Here follows a tale of blood and sweat and tears… and ultimately - sweet, sweet triumph that made it all worthwhile.
[I’m going link to this post from a few places where I asked for advice over the past few weeks, so that anyone researching those threads discovers the solution that worked, at least, for me. **And if you don’t want to read the step by step story, the quick solution is: Hue (Re)Connect** (and probably Hue Lights & Groups & Scenes (OH MY!) but I didn’t test it) **and a special “stateless” momentary button tile device type and super simple smartapp developed by** @Sticks18 ]
While there are many other things I want to start digging into now, the primary reason I first bought SmartThings was to bridge access between my Amazon Echo and the scenes I created with Philips Hue. Not only to bridge the two, but to do so elegantly (by which I mean, when I changed from one scene to another, I wanted the lights to respond immediately, simultaneously, and reliably).
I ran into two major hurdles… First, the immediate, simultaneous, and reliable requirements. Part of the problem is that I have 40+ Hue bulbs, and I have many scenes that incorporate most or all of them. The other part of the problem is that few of those bulbs share the same settings (color/saturation/level) with any others in the scene. It’s not that I have gaudy color configurations with reds and blues and purples and greens; it’s that the lamp on the bookshelf gives a more pleasing light when set at a slightly warmer color temperature than the lamp on the table, or that the lamp in the corner gives a nice splash of color while others do the heavy lifting of lighting the room.
When you have a scene that requires that many settings, most SmartApps fail to make the switches reliably. More than 50% of the time, a bulb or two would not change at all, or else would change partially but not completely. That may be fine for some, but it’s eminently frustrating to me, as it mars the beauty of the house lighting that I worked diligently to create. So, Smart Lighting was out, and while Rule Machine is absolutely exceptional at so many things, this wasn’t one of them.
And this is where I give a shout out to the incredible helpfulness of the community. So many people worked with me, and had recommendations for me, and took the time to help me when I grew confused. First of all, @MichaelS wrote a stripped down app that was my first go at things; it was based off of a lighting app he wrote, but I asked for his help with something bare bones. This ran into the same reliability problems (which I think have to be due to either the ST hub or the Hue Bridge trying to process so many commands at once).
Next, it was @Fuzzyligic, @SBDOBRESCU, and @bamarayne who pointed me toward Hue (Re)Connect. Some had issues with it in the past, but others said it had worked nigh flawlessly for them, and with a large number of Hue bulbs. So I gave it a shot, and I am thankful that I did! (During installation, I realized that the directions for installing it and using it could be much better… I got confused a few times. Now that I’ve done it, if anyone is looking into it and gets lost like I did, just let me know and I’ll share what I learned.)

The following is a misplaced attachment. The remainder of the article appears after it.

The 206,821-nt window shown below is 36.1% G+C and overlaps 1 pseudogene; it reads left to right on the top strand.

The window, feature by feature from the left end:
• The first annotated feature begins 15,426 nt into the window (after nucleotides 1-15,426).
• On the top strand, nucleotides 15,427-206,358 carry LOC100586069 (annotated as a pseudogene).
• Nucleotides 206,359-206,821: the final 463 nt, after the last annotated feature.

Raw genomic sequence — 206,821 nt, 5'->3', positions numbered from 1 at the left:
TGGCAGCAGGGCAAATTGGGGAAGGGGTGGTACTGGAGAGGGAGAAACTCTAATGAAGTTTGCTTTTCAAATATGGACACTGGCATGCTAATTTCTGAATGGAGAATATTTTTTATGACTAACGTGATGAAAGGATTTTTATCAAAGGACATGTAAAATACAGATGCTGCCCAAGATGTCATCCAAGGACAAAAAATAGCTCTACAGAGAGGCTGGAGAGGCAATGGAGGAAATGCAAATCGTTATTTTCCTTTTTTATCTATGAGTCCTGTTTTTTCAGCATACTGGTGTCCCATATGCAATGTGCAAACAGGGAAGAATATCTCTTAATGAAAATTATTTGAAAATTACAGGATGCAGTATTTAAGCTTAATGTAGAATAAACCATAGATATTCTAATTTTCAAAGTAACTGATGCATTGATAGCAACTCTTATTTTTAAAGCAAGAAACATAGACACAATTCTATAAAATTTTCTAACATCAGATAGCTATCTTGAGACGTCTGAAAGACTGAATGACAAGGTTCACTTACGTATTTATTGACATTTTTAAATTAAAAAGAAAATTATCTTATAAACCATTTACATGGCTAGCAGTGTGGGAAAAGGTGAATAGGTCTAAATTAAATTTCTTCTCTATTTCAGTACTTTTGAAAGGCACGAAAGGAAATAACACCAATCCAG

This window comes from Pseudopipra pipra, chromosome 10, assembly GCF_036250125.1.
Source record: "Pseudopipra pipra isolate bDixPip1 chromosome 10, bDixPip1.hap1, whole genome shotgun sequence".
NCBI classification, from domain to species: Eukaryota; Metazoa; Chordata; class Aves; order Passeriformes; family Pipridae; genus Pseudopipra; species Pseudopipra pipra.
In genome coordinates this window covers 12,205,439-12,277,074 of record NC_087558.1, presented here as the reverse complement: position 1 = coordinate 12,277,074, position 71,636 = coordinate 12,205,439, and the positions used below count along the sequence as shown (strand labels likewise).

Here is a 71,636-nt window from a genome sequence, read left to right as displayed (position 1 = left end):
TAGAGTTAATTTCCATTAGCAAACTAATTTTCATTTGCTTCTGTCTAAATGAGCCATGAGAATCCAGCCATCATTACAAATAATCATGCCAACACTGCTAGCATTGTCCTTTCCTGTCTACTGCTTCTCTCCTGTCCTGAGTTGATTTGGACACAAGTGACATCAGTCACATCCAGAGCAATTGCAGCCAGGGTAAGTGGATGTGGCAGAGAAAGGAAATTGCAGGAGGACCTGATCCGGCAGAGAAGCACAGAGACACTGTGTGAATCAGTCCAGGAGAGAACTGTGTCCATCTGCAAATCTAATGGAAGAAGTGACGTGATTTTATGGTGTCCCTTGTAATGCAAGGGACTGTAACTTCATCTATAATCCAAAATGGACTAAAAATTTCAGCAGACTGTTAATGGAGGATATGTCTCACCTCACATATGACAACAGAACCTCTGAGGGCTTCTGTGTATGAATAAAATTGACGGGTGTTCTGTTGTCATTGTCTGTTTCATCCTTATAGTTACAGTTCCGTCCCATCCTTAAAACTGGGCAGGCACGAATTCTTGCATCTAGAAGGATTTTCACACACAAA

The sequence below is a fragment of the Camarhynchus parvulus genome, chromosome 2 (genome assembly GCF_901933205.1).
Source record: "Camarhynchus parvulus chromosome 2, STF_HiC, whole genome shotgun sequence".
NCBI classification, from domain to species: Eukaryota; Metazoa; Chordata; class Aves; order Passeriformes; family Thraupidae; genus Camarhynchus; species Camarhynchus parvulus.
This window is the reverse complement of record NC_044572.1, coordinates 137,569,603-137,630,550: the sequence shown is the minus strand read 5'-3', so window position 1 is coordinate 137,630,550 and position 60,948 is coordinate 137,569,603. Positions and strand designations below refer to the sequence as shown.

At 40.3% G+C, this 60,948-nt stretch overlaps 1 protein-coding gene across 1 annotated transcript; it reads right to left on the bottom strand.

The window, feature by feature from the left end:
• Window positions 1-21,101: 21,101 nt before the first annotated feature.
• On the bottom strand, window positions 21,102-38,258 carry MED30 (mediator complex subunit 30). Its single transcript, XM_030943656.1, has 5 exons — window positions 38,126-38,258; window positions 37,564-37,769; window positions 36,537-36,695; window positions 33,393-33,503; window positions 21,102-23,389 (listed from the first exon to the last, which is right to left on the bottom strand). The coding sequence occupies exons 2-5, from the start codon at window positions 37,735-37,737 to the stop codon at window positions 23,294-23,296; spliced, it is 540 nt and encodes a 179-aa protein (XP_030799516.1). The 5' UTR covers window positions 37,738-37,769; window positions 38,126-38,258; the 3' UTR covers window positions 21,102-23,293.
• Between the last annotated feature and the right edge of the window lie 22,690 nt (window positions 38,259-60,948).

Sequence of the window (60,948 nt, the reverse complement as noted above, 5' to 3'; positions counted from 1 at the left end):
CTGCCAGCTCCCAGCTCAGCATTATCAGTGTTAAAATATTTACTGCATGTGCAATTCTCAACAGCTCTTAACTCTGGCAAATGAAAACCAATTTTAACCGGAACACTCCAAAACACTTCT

Hue (Re)Connect makes the transition from one scene to another absolutely flawlessly. Thus far, I think I’ve had 1 missed bulb in some 100 or so scene changes. And beyond that, all the bulbs change at once, and it happens without any lag or latency. It’s just been a glorious experience.
The app saves each scene as a momentary button tile, which in my opinion, is ideal. And it just left bridging the gap from Amazon Echo to these various devices.
Now, I could have shared the devices directly with Alexa. And then I could say, “Alexa, turn on the ambient lights.” But I wanted the functionality of being able to have an “On” and an “Off” option for each phrase. And direct linking to a momentary button tile wasn’t going to give me that option.
I also could have used a simulated switch, but this raised another problem. If I turned Scene A on, later turned on Scene B, and finally wished to return to Scene A again (or alternatively, if I turned Scene A on, someone used the physical light switch, and I wished to turn Scene A on once more), a simulated switch wouldn’t allow me to do that, as it would continue to read Scene A’s state as having remained On the entire time. Thus, I’d issue the command to my Echo, “Alexa, turn on Scene A,” she would respond with, “Okay,” but nothing would happen.
The solution came by way of @Sticks18 who created a “stateless” switch device type, sort of a hybrid between a momentary button tile and a simulated switch, and a simple SmartApp that would allow that device to have two actions linked to it, one for On and one for Off. No matter whether I just turned Scene A on 5 seconds before, I can issue the command to do so, and Alexa sends the command. It doesn’t check for what state the switch is in. The same is true with Off commands.
Finally, for my lights that aren’t Hue bulbs, I used that program that @MichaelS wrote to tie them to momentary button tiles as well, and then use those tiles in @Sticks18’s program just like the Hue scenes. I group them in in Amazon Echo’s app, so that a single command calls that group name, and they all function seamlessly.
And now, I have a beautifully functioning system. It’s lightning fast and incredibly reliable. Not only that, but it’s built to be simple. Which, to my mind at least, means there are fewer points of possible failure. I don’t have to rely on polling the lights to see what their status is already, or on delays to mark switches’ states as off or on. It just works.
I’m thankful to everyone who helped me discover it, and I hope that this may help anyone else who’s in the same boat that I was.